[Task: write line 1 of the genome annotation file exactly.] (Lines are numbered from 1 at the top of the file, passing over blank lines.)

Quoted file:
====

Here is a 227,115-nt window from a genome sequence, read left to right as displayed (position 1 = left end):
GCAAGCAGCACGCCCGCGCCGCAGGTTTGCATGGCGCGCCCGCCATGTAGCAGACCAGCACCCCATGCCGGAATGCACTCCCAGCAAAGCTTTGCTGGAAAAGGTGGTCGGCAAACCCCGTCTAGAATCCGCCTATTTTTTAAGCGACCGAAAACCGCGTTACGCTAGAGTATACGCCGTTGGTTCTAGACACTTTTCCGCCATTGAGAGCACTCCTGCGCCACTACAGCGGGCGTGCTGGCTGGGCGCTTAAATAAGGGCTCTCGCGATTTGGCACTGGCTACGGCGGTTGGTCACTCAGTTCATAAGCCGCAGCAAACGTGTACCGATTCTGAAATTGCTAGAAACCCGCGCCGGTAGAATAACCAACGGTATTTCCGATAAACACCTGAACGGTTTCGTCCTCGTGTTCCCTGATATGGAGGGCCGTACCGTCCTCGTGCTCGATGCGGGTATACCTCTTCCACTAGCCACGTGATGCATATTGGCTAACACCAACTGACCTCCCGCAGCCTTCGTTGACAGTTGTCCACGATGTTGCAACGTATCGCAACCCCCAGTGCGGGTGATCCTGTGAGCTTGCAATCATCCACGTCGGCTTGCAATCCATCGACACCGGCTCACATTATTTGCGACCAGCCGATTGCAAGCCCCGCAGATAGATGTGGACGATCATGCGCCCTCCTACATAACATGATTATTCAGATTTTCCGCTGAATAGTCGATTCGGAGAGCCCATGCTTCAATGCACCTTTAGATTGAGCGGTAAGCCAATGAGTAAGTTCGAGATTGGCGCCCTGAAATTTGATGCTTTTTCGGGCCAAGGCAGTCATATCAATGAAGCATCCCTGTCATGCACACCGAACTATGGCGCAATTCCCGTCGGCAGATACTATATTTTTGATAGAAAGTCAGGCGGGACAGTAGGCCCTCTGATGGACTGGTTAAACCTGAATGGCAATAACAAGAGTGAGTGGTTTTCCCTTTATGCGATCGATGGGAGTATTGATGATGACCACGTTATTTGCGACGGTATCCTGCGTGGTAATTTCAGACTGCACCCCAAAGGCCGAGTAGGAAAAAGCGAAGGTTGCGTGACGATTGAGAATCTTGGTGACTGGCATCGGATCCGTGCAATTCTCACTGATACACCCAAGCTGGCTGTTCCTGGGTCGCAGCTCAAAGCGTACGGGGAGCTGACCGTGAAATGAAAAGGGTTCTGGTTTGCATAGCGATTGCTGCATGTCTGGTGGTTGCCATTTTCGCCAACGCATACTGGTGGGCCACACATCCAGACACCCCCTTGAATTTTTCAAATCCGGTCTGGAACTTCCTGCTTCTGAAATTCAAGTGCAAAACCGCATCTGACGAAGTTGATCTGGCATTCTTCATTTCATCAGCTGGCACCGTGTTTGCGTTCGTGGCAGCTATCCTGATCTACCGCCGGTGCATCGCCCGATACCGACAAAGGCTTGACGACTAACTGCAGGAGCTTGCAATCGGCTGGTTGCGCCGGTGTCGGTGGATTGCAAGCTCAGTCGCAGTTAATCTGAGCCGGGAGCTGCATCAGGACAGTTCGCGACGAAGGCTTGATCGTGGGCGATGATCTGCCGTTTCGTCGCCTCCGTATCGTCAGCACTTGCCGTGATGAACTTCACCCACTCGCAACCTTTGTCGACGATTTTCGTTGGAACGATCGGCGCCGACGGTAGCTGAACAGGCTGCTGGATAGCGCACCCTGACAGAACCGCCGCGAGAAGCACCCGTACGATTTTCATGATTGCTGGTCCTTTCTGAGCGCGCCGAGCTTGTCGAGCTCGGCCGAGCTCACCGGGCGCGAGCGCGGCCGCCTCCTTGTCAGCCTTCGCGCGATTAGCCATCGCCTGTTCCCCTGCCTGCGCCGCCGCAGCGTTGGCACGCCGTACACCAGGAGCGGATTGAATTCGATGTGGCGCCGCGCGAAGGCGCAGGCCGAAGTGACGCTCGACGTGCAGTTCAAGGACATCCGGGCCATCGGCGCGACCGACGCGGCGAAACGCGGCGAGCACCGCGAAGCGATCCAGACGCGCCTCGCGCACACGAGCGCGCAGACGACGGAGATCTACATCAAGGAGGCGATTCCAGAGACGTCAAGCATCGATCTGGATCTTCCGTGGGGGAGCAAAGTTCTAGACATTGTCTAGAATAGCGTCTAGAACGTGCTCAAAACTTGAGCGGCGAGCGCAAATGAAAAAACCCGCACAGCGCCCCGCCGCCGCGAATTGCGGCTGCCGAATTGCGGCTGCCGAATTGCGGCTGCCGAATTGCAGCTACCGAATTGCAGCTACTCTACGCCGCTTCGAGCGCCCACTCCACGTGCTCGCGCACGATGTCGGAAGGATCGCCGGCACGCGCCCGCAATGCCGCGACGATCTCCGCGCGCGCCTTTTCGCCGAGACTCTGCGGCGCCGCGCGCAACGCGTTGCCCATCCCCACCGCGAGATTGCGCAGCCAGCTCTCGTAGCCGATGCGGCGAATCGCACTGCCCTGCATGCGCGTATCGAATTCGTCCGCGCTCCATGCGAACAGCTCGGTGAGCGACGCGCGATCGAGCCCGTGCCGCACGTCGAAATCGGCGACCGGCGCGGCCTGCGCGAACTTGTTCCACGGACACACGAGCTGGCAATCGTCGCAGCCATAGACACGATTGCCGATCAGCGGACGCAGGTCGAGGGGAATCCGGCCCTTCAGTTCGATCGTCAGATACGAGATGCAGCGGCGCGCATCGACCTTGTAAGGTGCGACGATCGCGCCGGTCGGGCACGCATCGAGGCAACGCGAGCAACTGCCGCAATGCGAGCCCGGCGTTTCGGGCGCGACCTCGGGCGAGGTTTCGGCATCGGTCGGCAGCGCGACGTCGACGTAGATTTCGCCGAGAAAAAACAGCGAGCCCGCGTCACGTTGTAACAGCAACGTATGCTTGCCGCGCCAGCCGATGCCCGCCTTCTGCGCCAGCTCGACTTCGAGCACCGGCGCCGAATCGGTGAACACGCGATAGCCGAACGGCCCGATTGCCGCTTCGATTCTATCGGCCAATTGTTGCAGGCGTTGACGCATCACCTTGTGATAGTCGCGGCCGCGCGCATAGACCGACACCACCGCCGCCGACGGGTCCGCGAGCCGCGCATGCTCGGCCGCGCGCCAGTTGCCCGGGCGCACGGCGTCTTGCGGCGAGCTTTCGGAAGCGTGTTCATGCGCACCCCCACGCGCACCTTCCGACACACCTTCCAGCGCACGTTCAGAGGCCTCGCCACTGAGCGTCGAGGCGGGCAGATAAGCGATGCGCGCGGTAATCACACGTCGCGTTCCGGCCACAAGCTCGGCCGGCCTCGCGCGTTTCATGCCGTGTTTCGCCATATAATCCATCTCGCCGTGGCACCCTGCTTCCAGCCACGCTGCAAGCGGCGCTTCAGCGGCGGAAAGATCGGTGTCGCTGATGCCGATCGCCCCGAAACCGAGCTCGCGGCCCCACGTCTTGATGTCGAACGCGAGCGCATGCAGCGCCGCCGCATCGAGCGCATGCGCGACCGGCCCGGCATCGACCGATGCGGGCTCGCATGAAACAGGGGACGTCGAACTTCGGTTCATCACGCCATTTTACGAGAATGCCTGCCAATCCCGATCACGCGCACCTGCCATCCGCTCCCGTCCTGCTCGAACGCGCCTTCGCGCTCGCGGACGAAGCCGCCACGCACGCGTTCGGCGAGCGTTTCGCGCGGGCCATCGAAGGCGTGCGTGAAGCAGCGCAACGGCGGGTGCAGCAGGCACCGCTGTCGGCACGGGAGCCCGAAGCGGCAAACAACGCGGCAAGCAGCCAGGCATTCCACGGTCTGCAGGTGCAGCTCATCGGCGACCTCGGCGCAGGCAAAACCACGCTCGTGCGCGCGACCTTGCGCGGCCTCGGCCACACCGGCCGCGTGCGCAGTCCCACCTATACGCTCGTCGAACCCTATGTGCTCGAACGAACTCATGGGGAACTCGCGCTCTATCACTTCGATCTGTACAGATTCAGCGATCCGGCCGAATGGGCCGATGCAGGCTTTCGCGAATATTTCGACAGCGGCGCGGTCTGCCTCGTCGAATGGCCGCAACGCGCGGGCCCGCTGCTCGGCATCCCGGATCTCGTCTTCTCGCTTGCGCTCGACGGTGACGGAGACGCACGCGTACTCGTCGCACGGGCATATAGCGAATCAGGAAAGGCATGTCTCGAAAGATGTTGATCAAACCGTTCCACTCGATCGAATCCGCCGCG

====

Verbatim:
Here is a 227,115-nt window from a genome sequence, read left to right as displayed (position 1 = left end):